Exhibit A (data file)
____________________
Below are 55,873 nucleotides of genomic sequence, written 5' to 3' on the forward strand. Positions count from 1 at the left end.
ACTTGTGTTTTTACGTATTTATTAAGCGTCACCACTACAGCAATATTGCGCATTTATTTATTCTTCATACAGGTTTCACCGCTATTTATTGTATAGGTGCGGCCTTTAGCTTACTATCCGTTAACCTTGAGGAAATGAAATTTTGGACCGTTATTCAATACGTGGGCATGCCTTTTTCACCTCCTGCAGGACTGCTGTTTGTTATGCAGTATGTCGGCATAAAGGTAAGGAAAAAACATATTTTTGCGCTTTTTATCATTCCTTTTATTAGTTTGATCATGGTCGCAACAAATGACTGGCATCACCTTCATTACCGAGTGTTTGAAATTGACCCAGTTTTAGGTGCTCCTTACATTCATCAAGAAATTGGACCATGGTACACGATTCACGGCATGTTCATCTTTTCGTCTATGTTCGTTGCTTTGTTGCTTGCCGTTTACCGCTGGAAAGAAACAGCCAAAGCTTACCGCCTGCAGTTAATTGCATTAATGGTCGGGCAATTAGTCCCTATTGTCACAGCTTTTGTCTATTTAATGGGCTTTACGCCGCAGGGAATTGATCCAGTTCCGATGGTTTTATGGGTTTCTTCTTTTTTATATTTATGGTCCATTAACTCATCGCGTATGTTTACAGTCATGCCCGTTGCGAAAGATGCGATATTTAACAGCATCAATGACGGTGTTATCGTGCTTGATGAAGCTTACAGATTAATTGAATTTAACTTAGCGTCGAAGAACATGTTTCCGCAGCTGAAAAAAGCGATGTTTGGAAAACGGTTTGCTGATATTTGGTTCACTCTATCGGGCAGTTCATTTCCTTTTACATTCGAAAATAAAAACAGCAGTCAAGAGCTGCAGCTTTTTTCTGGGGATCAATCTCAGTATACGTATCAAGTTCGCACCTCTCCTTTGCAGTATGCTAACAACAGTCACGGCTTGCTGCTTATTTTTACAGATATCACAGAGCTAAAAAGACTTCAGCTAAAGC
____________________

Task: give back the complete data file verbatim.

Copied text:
Below are 55,873 nucleotides of genomic sequence, written 5' to 3' on the forward strand. Positions count from 1 at the left end.
ACTTGTGTTTTTACGTATTTATTAAGCGTCACCACTACAGCAATATTGCGCATTTATTTATTCTTCATACAGGTTTCACCGCTATTTATTGTATAGGTGCGGCCTTTAGCTTACTATCCGTTAACCTTGAGGAAATGAAATTTTGGACCGTTATTCAATACGTGGGCATGCCTTTTTCACCTCCTGCAGGACTGCTGTTTGTTATGCAGTATGTCGGCATAAAGGTAAGGAAAAAACATATTTTTGCGCTTTTTATCATTCCTTTTATTAGTTTGATCATGGTCGCAACAAATGACTGGCATCACCTTCATTACCGAGTGTTTGAAATTGACCCAGTTTTAGGTGCTCCTTACATTCATCAAGAAATTGGACCATGGTACACGATTCACGGCATGTTCATCTTTTCGTCTATGTTCGTTGCTTTGTTGCTTGCCGTTTACCGCTGGAAAGAAACAGCCAAAGCTTACCGCCTGCAGTTAATTGCATTAATGGTCGGGCAATTAGTCCCTATTGTCACAGCTTTTGTCTATTTAATGGGCTTTACGCCGCAGGGAATTGATCCAGTTCCGATGGTTTTATGGGTTTCTTCTTTTTTATATTTATGGTCCATTAACTCATCGCGTATGTTTACAGTCATGCCCGTTGCGAAAGATGCGATATTTAACAGCATCAATGACGGTGTTATCGTGCTTGATGAAGCTTACAGATTAATTGAATTTAACTTAGCGTCGAAGAACATGTTTCCGCAGCTGAAAAAAGCGATGTTTGGAAAACGGTTTGCTGATATTTGGTTCACTCTATCGGGCAGTTCATTTCCTTTTACATTCGAAAATAAAAACAGCAGTCAAGAGCTGCAGCTTTTTTCTGGGGATCAATCTCAGTATACGTATCAAGTTCGCACCTCTCCTTTGCAGTATGCTAACAACAGTCACGGCTTGCTGCTTATTTTTACAGATATCACAGAGCTAAAAAGACTTCAGCTAAAGC